The concert, part of the Kronos Festival 2016, takes place in the Robert N. Miner Auditorium at SFJAZZ Center. Before the concert, the VA’V Young Ensemble, directed by Vân-Ánh Võ, will perform in the Fisher Family Lobby. The ensemble features students from San Francisco, San Jose, and Fremont playing traditional Vietnamese instruments, and performing a selection of Vietnamese folk songs, medleys, arrangements of pop music, and more.
Next month, the Year of the Ram comes to an end and the Year of the Monkey begins! Chinese New Year or the Lunar New Year takes starts on Monday, February 8.
As with many major holidays, there's plenty of family fun to be found in Marin County and all over the San Francisco Bay Area, ranging from a Chinese New Year Festival at the Bay Area Discovery Museum in Sausalito on Monday, February 15 to the big blowout Southwest Airlines Chinese New Year Parade in San Francisco on Saturday, February 20.
Here are a dozen fun family Chinese New Year events not to miss in the Bay Area:
Chinese New Year, the Year of the Sheep, started on February 19. We always decorate the house with some Chinese New Year crafts, like these cute lanterns. They're easy and fun to make, and make great playdate, school, or scout group activities. They'll also be perfect to have on hand while you watch the San Francisco Chinese New Year Parade on Saturday, March 7.
Here's what you'll need to make your paper lanterns:
Construction or other heavy colored paper (red is a traditional color for Chinese New Year)
Glue, glitter, stickers, markers, paint, sequins, and other things to decorate your lantern
Chinese New Year is coming up at the end of January, and it just so happens that we received a review copy of the fantastic Lucky Bamboo Book of Crafts by author, illustrator, and teacher Jennifer DeCristoforo. This colorful, 136-page book is a perfect way for kids to learn about Chinese culture, and to have a lot of fun as they do it!
Lucky Bamboo Book of Crafts is filled with over 100 fun projects that introduce children to Chinese culture and traditional fine arts. It includes projects relating to Chinese New Year and other festivals and holidays, Chinese folk toys and games, traditional performance and dance, and more. There are literally days' worth of projects in here to keep kids occupied, and activities range in skill level to fairly advanced (that is, Mom and Dad may have to lend a hand).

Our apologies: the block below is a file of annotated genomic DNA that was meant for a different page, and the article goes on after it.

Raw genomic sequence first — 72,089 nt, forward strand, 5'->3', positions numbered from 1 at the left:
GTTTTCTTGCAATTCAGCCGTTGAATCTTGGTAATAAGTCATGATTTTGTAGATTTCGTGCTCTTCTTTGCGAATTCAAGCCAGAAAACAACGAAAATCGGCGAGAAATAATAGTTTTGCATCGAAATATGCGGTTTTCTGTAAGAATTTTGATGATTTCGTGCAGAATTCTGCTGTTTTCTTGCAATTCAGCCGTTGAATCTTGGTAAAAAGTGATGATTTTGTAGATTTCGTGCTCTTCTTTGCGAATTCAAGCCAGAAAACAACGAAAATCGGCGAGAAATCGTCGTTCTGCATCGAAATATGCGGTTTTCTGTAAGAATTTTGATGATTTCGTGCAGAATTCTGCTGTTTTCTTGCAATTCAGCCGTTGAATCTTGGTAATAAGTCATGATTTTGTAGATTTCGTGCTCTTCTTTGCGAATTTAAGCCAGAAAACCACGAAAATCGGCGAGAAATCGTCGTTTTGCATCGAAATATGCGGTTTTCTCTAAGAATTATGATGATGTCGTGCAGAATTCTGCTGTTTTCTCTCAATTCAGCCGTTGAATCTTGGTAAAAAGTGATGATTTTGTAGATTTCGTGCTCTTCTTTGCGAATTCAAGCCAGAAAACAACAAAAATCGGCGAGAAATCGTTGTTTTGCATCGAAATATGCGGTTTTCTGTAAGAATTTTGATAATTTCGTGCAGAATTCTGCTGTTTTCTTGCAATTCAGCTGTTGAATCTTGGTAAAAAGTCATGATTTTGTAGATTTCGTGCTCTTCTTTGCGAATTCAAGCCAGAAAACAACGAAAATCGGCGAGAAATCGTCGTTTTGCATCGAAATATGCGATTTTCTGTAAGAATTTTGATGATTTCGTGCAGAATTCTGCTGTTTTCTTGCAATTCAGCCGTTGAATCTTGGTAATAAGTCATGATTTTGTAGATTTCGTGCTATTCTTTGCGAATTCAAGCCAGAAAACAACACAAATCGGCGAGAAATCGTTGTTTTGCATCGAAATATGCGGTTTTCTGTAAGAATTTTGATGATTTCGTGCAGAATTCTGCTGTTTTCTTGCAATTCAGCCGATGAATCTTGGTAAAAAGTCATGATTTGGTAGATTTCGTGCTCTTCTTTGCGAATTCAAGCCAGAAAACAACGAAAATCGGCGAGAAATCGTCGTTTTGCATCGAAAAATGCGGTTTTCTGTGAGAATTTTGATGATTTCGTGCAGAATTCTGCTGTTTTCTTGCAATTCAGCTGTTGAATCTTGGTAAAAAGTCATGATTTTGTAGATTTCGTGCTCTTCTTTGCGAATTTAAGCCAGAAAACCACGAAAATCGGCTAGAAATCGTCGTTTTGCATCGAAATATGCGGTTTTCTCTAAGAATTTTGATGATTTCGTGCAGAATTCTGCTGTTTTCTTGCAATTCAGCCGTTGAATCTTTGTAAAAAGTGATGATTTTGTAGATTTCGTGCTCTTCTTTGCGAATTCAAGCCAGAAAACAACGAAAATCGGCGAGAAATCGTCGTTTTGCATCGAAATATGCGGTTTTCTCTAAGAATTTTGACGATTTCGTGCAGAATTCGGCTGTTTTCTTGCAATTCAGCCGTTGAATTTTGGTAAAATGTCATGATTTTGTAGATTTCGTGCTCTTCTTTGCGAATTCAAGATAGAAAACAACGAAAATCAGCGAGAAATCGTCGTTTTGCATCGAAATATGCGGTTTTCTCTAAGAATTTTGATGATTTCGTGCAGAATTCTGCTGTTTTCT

When our review copy showed up in the mail, my kids immediately claimed it and started looking through it to see what kinds of crafts they could create. They got out the scissors, stapler, glue, and construction paper and created the neat mini-lantern garland (on pages 98–99 in the book and pictured below) that we used to decorate the house.
Chinese New Year takes place this year on January 31, and one way you can get ready for the Year of the Horse is by reading Oliver Chin's Tales from the Chinese Zodiac series, The Year of the Horse (Immedium, 2014). This is the ninth book in this series by Chin, a local San Francisco writer and dad, and tells the story of the young horse Hannah, a boy named Tom, and a brave journey they undertake.
Look for cameo appearances by other animals from the Chinese Zodiac along the way!
The Year of the Horse tells a charming story and introduces kids to Chinese culture and art. It also offers message about friendship, bravery, and accomplishment. The illustrations, again by illustrator and cartoon character designer Jennifer Wood (who's done work for Nickelodeon and the Cartoon Network), are delightful and infuse The Year of the Horse with a lot of appeal and charm. Both my children love the book and keep reading it over and over again.
The Year of the Horse is a great storytime choice for Chinese New Year, or any time at all, for that matter, and it's sure to become one of your favorite Chinese New Year books. Other books in Chin's Chinese zodiac series include The Year of the Snake (2013), The Year of the Dragon (2012), The Year of the Rabbit (2011), The Year of the Tiger (2010), The Year of the Ox (2009), The Year of the Rat (2008), The Year of the Pig (2007), and The Year of the Dog (2006).